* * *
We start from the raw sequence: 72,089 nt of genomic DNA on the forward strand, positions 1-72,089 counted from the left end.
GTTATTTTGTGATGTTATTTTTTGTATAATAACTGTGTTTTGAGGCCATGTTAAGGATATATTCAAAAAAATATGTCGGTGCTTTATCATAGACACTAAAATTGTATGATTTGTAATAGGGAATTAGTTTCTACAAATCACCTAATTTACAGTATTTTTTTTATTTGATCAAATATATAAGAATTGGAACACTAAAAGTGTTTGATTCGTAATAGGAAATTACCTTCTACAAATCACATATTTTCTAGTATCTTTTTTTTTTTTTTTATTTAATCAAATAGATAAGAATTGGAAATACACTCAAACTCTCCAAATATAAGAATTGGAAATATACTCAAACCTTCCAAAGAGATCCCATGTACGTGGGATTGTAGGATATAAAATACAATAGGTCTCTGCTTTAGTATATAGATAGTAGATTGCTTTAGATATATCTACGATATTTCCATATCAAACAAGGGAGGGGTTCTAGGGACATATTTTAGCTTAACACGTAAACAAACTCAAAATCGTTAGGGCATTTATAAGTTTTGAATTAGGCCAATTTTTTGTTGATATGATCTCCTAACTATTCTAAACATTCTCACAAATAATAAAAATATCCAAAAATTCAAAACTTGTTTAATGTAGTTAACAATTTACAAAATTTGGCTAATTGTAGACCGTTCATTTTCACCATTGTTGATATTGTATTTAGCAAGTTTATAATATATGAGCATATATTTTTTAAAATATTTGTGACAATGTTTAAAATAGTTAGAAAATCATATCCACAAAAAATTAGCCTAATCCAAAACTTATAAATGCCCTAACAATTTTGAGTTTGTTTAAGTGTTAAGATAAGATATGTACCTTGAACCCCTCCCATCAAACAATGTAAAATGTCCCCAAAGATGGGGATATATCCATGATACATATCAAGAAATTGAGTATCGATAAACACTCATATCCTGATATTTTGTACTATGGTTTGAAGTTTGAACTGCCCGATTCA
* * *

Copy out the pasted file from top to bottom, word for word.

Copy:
We start from the raw sequence: 72,089 nt of genomic DNA on the forward strand, positions 1-72,089 counted from the left end.
GTTATTTTGTGATGTTATTTTTTGTATAATAACTGTGTTTTGAGGCCATGTTAAGGATATATTCAAAAAAATATGTCGGTGCTTTATCATAGACACTAAAATTGTATGATTTGTAATAGGGAATTAGTTTCTACAAATCACCTAATTTACAGTATTTTTTTTATTTGATCAAATATATAAGAATTGGAACACTAAAAGTGTTTGATTCGTAATAGGAAATTACCTTCTACAAATCACATATTTTCTAGTATCTTTTTTTTTTTTTTTATTTAATCAAATAGATAAGAATTGGAAATACACTCAAACTCTCCAAATATAAGAATTGGAAATATACTCAAACCTTCCAAAGAGATCCCATGTACGTGGGATTGTAGGATATAAAATACAATAGGTCTCTGCTTTAGTATATAGATAGTAGATTGCTTTAGATATATCTACGATATTTCCATATCAAACAAGGGAGGGGTTCTAGGGACATATTTTAGCTTAACACGTAAACAAACTCAAAATCGTTAGGGCATTTATAAGTTTTGAATTAGGCCAATTTTTTGTTGATATGATCTCCTAACTATTCTAAACATTCTCACAAATAATAAAAATATCCAAAAATTCAAAACTTGTTTAATGTAGTTAACAATTTACAAAATTTGGCTAATTGTAGACCGTTCATTTTCACCATTGTTGATATTGTATTTAGCAAGTTTATAATATATGAGCATATATTTTTTAAAATATTTGTGACAATGTTTAAAATAGTTAGAAAATCATATCCACAAAAAATTAGCCTAATCCAAAACTTATAAATGCCCTAACAATTTTGAGTTTGTTTAAGTGTTAAGATAAGATATGTACCTTGAACCCCTCCCATCAAACAATGTAAAATGTCCCCAAAGATGGGGATATATCCATGATACATATCAAGAAATTGAGTATCGATAAACACTCATATCCTGATATTTTGTACTATGGTTTGAAGTTTGAACTGCCCGATTCA